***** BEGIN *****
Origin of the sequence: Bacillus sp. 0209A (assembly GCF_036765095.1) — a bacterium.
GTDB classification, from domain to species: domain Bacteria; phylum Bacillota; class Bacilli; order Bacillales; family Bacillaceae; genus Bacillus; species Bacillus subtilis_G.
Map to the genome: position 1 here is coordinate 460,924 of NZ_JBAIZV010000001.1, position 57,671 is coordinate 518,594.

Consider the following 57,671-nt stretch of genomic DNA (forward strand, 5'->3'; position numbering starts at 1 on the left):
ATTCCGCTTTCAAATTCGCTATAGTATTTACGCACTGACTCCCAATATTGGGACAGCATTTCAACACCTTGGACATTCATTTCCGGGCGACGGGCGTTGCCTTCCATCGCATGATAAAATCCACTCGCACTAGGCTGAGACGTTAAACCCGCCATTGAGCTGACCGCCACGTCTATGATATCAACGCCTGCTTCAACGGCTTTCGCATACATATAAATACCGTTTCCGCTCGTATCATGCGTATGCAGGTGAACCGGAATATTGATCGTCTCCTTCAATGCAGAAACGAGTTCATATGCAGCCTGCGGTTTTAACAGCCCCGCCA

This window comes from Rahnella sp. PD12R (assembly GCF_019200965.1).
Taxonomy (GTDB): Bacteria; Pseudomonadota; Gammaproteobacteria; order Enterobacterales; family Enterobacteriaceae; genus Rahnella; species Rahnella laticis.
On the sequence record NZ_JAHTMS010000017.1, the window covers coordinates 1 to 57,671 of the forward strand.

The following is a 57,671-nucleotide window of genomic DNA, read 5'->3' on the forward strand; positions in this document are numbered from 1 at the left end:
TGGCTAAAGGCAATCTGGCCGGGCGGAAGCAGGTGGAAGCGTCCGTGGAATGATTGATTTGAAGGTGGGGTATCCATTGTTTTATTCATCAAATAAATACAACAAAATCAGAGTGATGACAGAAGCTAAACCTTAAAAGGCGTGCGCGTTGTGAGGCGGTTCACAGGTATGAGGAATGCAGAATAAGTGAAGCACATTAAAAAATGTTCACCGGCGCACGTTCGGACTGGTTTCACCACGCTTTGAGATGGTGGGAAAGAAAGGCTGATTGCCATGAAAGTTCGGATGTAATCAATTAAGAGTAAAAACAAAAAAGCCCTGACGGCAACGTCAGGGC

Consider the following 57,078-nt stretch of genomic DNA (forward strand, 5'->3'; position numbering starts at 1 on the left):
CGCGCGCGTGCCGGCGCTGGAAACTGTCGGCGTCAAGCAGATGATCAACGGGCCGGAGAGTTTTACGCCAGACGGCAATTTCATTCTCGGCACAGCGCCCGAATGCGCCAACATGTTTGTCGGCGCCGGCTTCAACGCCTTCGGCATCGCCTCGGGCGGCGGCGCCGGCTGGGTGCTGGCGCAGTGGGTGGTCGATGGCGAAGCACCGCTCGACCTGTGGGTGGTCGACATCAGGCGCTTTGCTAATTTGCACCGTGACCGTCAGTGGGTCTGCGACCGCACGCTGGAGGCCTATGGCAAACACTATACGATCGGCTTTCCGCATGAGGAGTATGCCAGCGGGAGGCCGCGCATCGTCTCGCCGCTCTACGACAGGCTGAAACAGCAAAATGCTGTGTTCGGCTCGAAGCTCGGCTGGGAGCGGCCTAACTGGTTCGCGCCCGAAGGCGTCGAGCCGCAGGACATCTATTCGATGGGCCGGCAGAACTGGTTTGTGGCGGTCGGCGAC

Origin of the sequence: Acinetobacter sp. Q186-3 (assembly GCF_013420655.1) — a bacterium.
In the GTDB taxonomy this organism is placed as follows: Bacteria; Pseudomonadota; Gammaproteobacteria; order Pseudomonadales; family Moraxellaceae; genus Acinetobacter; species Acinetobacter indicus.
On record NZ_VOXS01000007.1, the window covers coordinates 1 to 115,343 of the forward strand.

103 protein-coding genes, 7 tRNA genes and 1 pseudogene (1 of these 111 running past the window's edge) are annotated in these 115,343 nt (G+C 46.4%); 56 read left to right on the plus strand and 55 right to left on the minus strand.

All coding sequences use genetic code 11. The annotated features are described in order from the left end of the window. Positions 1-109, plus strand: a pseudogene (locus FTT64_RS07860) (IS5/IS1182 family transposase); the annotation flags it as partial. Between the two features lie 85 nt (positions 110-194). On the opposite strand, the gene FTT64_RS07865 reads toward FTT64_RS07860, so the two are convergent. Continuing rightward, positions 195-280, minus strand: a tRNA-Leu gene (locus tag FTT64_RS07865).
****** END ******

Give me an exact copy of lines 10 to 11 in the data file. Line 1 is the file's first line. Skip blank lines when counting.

TGGCTAAAGGCAATCTGGCCGGGCGGAAGCAGGTGGAAGCGTCCGTGGAATGATTGATTTGAAGGTGGGGTATCCATTGTTTTATTCATCAAATAAATACAACAAAATCAGAGTGATGACAGAAGCTAAACCTTAAAAGGCGTGCGCGTTGTGAGGCGGTTCACAGGTATGAGGAATGCAGAATAAGTGAAGCACATTAAAAAATGTTCACCGGCGCACGTTCGGACTGGTTTCACCACGCTTTGAGATGGTGGGAAAGAAAGGCTGATTGCCATGAAAGTTCGGATGTAATCAATTAAGAGTAAAAACAAAAAAGCCCTGACGGCAACGTCAGGGC

Consider the following 57,078-nt stretch of genomic DNA (forward strand, 5'->3'; position numbering starts at 1 on the left):